Fact check: Missing filings, bankruptcy, illegal immigration support in NC congressional race?

Just days after in-person early voting began in North Carolina, the 2022 primary election is seeing tens of thousands of people head to the polls. N&O file photo

A recent campaign ad airing in North Carolina says congressional candidate Sandy Smith supports amnesty for immigrants who entered the United States illegally, failed to file financial disclosure forms, declared bankruptcy and did not turn in financial disclosure forms to the U.S. House Clerk.

The ad is paid for by the Congressional Leadership Fund, a political action committee focused on winning a Republican majority in the U.S. House. While Smith fits that bill, the Congressional Leadership Fund was founded by former House Speaker John Boehner and supports moderate conservatives.

And Smith is a far-right Republican, running in the 1st Congressional District race, who supports former President Donald Trump and attended the Jan. 6 rally in front of the Washington Monument. She is one of eight Republicans competing for primary votes in a district encompassing 18 of North Carolina’s far northeastern counties, represented now by retiring U.S. Rep G.K. Butterfield.

The News & Observer reviewed the Congressional Leadership Fund’s ad to find out if its allegations against Smith were true.


Claim: “Millions of border crossers, defying our rules. They’re lawbreakers but politicians like Sandy Smith would reward them with amnesty.”

This is untrue.

When Smith challenged Sen. Thom Tillis’ incumbency in 2020, amnesty was a key issue. Tillis was accused of putting forward a pro-amnesty bill to help immigrants, though Politifact and McClatchy found that claim, too, to be flawed.

That led to Americans for Legal Immigration PAC to endorse Smith for U.S. Senate over Tillis. The political action committee also endorsed her bid for the 1st Congressional District in this election, citing her “strong stances against illegal immigration and any form of amnesty for illegals.”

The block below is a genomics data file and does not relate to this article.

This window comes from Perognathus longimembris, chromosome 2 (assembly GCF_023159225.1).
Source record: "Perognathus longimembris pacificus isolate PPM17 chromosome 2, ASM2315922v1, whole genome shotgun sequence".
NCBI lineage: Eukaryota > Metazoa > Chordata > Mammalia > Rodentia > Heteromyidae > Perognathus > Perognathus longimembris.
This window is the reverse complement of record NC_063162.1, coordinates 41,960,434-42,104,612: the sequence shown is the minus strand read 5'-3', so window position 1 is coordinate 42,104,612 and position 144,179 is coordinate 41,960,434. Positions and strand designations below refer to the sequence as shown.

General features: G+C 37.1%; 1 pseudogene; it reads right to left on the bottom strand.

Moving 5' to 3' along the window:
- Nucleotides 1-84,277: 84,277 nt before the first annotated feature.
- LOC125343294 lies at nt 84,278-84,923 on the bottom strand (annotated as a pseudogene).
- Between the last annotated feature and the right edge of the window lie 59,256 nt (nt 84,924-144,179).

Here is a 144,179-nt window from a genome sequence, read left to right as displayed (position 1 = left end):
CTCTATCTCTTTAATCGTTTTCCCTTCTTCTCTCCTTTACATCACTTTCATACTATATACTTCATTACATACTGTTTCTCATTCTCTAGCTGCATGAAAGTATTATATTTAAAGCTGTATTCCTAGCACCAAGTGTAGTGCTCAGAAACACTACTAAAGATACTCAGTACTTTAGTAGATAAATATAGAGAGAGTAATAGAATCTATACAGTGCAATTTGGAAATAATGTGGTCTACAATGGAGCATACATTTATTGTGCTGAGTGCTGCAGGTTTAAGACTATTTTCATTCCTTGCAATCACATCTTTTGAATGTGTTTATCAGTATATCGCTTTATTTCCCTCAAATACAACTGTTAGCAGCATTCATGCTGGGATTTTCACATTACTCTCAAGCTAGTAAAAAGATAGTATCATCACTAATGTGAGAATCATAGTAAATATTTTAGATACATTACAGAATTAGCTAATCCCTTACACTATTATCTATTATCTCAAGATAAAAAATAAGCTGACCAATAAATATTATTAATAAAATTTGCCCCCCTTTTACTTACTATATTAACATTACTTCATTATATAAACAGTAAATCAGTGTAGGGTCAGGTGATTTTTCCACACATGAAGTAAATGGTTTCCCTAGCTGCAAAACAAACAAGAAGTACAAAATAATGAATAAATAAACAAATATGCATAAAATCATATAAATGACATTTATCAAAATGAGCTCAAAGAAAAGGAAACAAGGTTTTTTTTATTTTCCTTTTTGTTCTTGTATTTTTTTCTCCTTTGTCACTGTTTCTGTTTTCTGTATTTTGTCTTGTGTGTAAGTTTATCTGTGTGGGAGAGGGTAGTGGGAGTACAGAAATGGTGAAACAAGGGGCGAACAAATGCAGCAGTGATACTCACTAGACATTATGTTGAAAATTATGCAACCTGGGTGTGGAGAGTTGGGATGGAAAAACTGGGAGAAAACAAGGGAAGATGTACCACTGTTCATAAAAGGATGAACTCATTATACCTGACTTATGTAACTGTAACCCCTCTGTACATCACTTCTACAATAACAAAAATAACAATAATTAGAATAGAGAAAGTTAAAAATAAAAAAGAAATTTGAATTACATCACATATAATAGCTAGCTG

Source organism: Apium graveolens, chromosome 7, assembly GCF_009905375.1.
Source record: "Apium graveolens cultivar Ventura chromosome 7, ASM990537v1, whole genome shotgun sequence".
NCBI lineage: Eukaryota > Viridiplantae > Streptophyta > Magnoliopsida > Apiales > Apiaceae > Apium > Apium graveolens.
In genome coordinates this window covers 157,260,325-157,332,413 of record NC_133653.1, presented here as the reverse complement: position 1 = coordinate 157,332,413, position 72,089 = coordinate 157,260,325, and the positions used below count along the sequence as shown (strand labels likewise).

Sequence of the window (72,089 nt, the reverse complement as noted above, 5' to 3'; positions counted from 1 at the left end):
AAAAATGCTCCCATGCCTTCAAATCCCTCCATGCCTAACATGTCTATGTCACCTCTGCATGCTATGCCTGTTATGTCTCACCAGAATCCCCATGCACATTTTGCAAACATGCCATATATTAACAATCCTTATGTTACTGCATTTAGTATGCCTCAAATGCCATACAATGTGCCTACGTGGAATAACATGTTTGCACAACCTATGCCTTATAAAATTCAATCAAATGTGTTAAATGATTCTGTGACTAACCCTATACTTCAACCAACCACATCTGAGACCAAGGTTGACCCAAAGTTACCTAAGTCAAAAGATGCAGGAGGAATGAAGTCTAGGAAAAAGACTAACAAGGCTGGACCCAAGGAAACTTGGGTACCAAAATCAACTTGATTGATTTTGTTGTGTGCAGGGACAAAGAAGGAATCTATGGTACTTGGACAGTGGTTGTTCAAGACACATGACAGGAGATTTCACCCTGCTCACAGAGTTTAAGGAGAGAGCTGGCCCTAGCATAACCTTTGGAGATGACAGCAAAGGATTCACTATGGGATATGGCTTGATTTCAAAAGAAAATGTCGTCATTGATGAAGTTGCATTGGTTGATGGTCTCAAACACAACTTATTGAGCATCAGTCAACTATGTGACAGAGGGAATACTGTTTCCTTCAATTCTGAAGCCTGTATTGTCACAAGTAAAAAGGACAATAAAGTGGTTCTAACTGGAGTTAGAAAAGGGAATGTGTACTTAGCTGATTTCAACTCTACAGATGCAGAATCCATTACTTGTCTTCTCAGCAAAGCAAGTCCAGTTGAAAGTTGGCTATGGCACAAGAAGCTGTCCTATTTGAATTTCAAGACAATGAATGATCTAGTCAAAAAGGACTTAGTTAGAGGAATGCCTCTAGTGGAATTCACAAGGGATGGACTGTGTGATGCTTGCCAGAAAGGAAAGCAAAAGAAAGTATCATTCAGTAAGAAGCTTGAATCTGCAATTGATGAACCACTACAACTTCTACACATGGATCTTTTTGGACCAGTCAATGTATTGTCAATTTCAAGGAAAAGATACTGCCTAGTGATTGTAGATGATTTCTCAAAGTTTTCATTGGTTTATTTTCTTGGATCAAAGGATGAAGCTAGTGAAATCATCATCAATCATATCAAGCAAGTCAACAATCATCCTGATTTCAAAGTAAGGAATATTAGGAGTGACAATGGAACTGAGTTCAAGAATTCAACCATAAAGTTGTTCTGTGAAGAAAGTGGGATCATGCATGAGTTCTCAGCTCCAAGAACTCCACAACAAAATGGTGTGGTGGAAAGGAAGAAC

Congressional Leadership Fund’s ad cites screenshots of Smith’s campaign website from 2019. The News & Observer reviewed archived screenshots from that time and found she supported comprehensive immigration reform.

“Right now, taxpayers are being handed the bill,” Smith wrote on her website in April 2019. “Our broken system must be fixed.”

Some proposals for comprehensive immigration reform have included a path to legal status for those in the country illegally, but Smith didn’t specify a proposal she favored.

In December 2019, Smith expanded her platform on immigration to say that the United States needs to secure the country.

“I support President Trump’s Border Wall and strong border security, and will work with Trump to finish the wall, end chain migration, and fix the crisis on the border.”

That remains her campaign platform.

Ethics disclosures

Claim: Smith won’t follow ethics rules by disclosing her financial interests.


Smith has not submitted a financial disclosure report to the U.S. House clerk.

According to the U.S. House Committee on Ethics, candidates are required to file a financial disclosure statement once their campaign has spent or raised more than $5,000. Because of when Smith qualified as a candidate in 2021, she had until May 15 to file one.

She never did.


Claim: Sandy Smith went bankrupt, owing creditors thousands.


Smith filed bankruptcy in Washington state under the name Sandra Lee Auman in December 2003 and said she was in debt between $100,001 and $500,000, according to court records.


Claim: Sandy Smith failed to pay her taxes on time.

True, in 2015.

The Pitt County Tax Department does not currently show Smith as owing any outstanding tax payments.

But a 2015 bill in her husband’s name — at the same address Smith used in her 2019 federal elections filings — shows that he owed $31.81 in interest. At the time, in North Carolina, property taxes were due in September but interest began accruing only if someone failed to pay them by Jan. 1.

Smith paid the bill 15 days later.

This story was originally published May 13, 2022 2:24 PM.

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